The thermal expansion behavior of glasses and glass ceramics is one of the main properties, which has to be adjusted in order to achieve sealing materials for applications such as solid oxide fuel cells or high-temperature reactors in general. Therefore, glass-ceramics with very high but tunable coefficients of thermal expansion are needed. Recently we found a new crystalline phase, which can be easily crystallized in high concentrations from silicate glasses. This phase has unexpected low and partially negative thermal expansion properties, which strongly depend on the crystallographic direction as well as on the surrounding matrix. The concentration of this phase can be controlled by slight changes in the glass composition. Very high concentrations of this phase also lead to zero or even negative thermal expansion of the bulk materials, which can also be controlled by the microstructure of the glass-ceramics.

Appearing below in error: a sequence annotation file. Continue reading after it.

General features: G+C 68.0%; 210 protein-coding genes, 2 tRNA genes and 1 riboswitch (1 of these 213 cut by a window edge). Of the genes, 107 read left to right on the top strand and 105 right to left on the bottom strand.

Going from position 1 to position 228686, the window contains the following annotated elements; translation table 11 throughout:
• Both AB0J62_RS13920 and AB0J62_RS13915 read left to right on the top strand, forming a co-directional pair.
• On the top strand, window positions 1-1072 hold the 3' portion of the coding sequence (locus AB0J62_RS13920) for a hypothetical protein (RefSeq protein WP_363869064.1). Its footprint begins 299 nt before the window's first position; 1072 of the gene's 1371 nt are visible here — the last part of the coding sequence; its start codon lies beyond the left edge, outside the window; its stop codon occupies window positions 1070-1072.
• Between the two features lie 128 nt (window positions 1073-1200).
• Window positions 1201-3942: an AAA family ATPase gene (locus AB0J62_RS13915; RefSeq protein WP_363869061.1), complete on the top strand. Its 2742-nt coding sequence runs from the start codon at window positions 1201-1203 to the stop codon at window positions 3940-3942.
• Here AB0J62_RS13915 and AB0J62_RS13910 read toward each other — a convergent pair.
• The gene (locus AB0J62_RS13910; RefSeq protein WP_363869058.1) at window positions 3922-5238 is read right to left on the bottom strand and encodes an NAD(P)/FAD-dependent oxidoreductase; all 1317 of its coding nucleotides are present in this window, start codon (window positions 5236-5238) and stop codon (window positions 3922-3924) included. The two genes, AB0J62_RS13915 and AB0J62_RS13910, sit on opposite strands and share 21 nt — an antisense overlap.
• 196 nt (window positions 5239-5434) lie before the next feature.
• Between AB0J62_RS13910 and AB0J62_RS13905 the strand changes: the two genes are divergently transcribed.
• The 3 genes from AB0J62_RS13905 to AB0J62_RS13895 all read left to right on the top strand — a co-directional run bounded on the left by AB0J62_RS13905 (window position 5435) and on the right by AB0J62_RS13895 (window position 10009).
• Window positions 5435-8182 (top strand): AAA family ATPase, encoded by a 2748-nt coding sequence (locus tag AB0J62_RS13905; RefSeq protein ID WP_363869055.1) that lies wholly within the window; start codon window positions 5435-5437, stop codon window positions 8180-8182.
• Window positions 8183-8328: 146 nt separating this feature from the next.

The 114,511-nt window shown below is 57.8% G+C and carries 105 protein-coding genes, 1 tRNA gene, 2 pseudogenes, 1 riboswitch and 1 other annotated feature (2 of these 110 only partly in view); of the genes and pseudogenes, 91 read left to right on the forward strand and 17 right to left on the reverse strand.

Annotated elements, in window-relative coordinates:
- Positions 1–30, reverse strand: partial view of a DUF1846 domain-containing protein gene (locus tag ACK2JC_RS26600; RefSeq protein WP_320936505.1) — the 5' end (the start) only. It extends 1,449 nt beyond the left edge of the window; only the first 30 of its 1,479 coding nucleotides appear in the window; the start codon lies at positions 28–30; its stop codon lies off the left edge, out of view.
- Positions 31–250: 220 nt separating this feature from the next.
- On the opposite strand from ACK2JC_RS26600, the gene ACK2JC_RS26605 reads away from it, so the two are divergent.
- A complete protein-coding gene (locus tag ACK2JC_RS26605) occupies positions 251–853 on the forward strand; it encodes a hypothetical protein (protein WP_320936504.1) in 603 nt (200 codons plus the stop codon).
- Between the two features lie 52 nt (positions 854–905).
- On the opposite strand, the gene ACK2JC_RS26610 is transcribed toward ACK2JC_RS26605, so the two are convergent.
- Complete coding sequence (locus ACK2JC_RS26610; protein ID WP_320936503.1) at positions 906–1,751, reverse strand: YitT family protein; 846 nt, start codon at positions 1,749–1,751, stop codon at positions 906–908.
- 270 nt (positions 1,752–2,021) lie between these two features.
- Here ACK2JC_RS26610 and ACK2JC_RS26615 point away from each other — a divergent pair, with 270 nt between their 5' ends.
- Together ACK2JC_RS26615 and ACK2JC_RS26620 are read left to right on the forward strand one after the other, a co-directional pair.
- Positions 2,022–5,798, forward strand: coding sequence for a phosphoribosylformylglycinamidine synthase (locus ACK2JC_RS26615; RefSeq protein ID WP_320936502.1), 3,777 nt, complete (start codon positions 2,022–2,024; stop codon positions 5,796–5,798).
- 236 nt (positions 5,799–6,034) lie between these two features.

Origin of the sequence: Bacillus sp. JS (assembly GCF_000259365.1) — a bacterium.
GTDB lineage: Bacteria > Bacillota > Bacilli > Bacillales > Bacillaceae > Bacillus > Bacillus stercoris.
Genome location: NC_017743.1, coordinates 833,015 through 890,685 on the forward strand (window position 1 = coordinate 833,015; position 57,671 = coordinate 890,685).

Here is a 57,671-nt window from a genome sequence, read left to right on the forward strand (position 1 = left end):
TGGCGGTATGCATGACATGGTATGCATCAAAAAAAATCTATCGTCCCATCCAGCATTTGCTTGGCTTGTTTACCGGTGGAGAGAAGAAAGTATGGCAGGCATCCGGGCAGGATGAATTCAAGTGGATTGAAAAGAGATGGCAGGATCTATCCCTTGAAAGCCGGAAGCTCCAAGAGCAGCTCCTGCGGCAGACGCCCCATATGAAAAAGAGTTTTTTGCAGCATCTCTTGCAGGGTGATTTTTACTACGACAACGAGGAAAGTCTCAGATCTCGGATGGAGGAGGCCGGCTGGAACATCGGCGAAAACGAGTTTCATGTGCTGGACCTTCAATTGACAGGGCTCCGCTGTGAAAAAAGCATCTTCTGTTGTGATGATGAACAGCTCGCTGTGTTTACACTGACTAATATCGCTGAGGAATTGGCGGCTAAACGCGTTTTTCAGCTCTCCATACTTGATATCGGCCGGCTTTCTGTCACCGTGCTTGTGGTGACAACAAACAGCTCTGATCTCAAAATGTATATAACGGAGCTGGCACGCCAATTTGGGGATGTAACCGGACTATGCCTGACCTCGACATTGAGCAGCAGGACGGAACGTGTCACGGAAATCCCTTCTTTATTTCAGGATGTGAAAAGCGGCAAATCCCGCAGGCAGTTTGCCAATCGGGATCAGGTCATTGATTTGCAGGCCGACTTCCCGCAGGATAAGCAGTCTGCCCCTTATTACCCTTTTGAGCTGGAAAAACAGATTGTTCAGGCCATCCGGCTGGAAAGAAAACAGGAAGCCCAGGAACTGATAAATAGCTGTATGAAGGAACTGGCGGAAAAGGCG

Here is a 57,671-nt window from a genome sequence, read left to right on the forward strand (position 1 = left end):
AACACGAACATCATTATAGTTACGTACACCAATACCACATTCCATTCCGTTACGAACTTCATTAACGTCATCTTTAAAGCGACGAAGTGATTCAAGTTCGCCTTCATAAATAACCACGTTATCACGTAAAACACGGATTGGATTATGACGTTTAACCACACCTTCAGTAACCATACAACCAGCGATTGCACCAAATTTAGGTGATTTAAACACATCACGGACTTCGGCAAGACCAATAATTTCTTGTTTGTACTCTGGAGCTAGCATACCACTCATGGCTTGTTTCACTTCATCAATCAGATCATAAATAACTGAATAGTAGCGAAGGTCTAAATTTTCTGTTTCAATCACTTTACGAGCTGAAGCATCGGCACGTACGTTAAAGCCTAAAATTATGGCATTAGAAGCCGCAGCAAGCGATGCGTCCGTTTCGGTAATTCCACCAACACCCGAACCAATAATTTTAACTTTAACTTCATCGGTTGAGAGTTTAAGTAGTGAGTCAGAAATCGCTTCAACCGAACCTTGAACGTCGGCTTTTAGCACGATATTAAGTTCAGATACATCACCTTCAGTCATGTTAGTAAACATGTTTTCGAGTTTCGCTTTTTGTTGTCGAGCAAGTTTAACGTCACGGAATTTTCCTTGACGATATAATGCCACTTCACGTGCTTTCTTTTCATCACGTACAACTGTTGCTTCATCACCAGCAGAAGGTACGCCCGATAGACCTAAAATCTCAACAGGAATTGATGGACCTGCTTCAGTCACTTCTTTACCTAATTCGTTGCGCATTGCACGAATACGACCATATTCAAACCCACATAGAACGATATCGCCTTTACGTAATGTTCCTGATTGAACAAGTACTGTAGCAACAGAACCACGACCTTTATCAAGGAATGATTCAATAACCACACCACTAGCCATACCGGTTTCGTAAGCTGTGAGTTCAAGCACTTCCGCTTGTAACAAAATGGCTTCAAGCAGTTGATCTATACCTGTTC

This paper describes glass-ceramics based on BaZn2Si2O7, which forms solid solution crystals in wide concentration ranges. These solid solutions can show totally different thermal expansion properties depending on the composition. In this phase, different ions such as Mg2+, Co2+, Mn2+, Cu2+, Ni2+, Sr2+, and Ge4+ can be incorporated. The thermal expansion properties are studied with dilatometry and high-temperature X-ray diffraction up to 1000 °C as a function of the composition. Furthermore, sealing experiments were performed in which the glass-ceramics were joint to metallic alloys as they are used in solid oxide fuel cells. The interfacial reactions between the sealing components were characterized using scanning electron microscopy and energy dispersive X-ray spectroscopy.